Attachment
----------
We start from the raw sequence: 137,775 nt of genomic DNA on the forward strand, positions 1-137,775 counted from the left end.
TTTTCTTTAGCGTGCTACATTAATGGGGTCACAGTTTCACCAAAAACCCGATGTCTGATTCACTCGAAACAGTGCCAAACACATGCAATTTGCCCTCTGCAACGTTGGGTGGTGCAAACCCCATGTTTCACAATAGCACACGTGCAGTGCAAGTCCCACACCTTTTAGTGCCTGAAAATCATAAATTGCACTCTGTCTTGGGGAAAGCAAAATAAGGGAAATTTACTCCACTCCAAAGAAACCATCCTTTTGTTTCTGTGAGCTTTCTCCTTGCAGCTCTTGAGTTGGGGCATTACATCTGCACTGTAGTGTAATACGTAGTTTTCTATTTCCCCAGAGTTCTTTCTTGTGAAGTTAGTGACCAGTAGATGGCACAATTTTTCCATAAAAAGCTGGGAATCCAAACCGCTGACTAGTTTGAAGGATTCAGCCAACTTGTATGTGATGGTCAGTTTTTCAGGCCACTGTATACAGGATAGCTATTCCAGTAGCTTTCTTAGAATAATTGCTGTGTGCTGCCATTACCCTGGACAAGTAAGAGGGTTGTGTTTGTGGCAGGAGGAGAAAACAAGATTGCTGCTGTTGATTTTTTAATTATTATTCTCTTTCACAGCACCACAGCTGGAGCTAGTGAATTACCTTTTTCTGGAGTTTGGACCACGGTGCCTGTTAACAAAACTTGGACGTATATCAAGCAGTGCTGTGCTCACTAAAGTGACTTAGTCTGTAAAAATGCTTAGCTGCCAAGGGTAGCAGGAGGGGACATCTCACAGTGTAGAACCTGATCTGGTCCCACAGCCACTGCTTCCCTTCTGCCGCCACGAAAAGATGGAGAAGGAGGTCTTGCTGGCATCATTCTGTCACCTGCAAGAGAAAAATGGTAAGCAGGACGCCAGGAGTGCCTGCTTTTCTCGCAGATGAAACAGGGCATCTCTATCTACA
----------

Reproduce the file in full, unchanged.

We start from the raw sequence: 137,775 nt of genomic DNA on the forward strand, positions 1-137,775 counted from the left end.
TTTTCTTTAGCGTGCTACATTAATGGGGTCACAGTTTCACCAAAAACCCGATGTCTGATTCACTCGAAACAGTGCCAAACACATGCAATTTGCCCTCTGCAACGTTGGGTGGTGCAAACCCCATGTTTCACAATAGCACACGTGCAGTGCAAGTCCCACACCTTTTAGTGCCTGAAAATCATAAATTGCACTCTGTCTTGGGGAAAGCAAAATAAGGGAAATTTACTCCACTCCAAAGAAACCATCCTTTTGTTTCTGTGAGCTTTCTCCTTGCAGCTCTTGAGTTGGGGCATTACATCTGCACTGTAGTGTAATACGTAGTTTTCTATTTCCCCAGAGTTCTTTCTTGTGAAGTTAGTGACCAGTAGATGGCACAATTTTTCCATAAAAAGCTGGGAATCCAAACCGCTGACTAGTTTGAAGGATTCAGCCAACTTGTATGTGATGGTCAGTTTTTCAGGCCACTGTATACAGGATAGCTATTCCAGTAGCTTTCTTAGAATAATTGCTGTGTGCTGCCATTACCCTGGACAAGTAAGAGGGTTGTGTTTGTGGCAGGAGGAGAAAACAAGATTGCTGCTGTTGATTTTTTAATTATTATTCTCTTTCACAGCACCACAGCTGGAGCTAGTGAATTACCTTTTTCTGGAGTTTGGACCACGGTGCCTGTTAACAAAACTTGGACGTATATCAAGCAGTGCTGTGCTCACTAAAGTGACTTAGTCTGTAAAAATGCTTAGCTGCCAAGGGTAGCAGGAGGGGACATCTCACAGTGTAGAACCTGATCTGGTCCCACAGCCACTGCTTCCCTTCTGCCGCCACGAAAAGATGGAGAAGGAGGTCTTGCTGGCATCATTCTGTCACCTGCAAGAGAAAAATGGTAAGCAGGACGCCAGGAGTGCCTGCTTTTCTCGCAGATGAAACAGGGCATCTCTATCTACA